Showing posts from March, 2014

Infographic: Cognitive Flow & Game Design

Here's an infographic I made for my game design students and future blog posts because I didn't like any of the graphics currently available. I'm open to improvement suggestions. I used Edtech tweeps, if you're writing about Game-Based Learning, Gamification, or Game Design, and you want to use this in a post, permission granted. If you have ideas on how it could be better, comment below or hit me up on Twitter .

STE[a]M, App Flows, and Common Sense.

A few months back, I did a series of posts titled, "Hey computer teachers, stop wasting students' time". There I laid out the the basic premise that computer class, if it is to have value, should cover Computer Science topics. Hey ,  Computer  Teachers, stop wasting students' time! (Part 1) Hey ,  Computer  Teachers, stop wasting students' time! (Part 2) I wanted to follow those posts up with some really practical posts for computer teachers, particularly those of us from the BCIT certification, who tend to lack of hard-core Information Technology experience. It's easy, after all, to say we need to spend more time teaching students coding, programming, dynamic systems design & analysis, and end-user experience and less time teaching keyboarding, Word, Excel, and PowerPoint, but how do we make that transition? Today I'm going to introduce one tool that is relatively new, but growing quickly in popularity. Common Sense Media App flows Rath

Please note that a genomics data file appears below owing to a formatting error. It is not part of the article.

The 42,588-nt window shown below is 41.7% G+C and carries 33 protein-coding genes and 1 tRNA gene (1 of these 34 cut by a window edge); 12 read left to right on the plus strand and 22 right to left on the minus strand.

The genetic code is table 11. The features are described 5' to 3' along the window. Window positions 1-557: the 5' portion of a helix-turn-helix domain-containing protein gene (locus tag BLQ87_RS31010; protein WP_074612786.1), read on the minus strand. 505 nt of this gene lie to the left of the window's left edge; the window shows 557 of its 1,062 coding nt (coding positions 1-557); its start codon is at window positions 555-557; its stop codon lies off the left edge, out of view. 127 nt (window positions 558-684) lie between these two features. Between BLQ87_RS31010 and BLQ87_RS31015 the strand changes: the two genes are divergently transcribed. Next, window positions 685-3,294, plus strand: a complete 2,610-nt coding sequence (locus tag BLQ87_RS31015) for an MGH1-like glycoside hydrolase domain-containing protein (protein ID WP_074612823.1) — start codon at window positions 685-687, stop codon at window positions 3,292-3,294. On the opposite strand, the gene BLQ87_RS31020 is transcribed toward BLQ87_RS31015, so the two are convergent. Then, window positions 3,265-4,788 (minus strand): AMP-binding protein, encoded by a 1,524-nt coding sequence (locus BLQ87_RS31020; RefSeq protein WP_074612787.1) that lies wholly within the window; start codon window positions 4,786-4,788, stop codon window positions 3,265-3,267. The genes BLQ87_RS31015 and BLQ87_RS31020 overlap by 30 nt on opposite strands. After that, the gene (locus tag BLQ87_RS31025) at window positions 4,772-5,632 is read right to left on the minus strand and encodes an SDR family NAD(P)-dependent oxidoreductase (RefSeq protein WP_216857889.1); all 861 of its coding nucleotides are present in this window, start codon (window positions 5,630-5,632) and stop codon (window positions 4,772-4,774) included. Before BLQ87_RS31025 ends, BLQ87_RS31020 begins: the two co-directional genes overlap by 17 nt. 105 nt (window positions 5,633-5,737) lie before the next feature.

Games, Gratitude, & Undergrads

Receiving a "buff" out of the blue... w00t! On February 17th, I made the trek across the river to Millersville University . Jenn Shettel had invited me to lead a Middle Level Game Literacy Workshop with some undergrad pre-service education block students. We spent two hours talking about games, gamification, game based learning, and game design. More importantly, we talked about kids. We talked about teaching and learning. We talked about what works and does not work in the classroom. I had an awesome morning working with these students, and I got some great feedback from my host. I must admit, though, you're never 100% sure how a group you've worked with feels.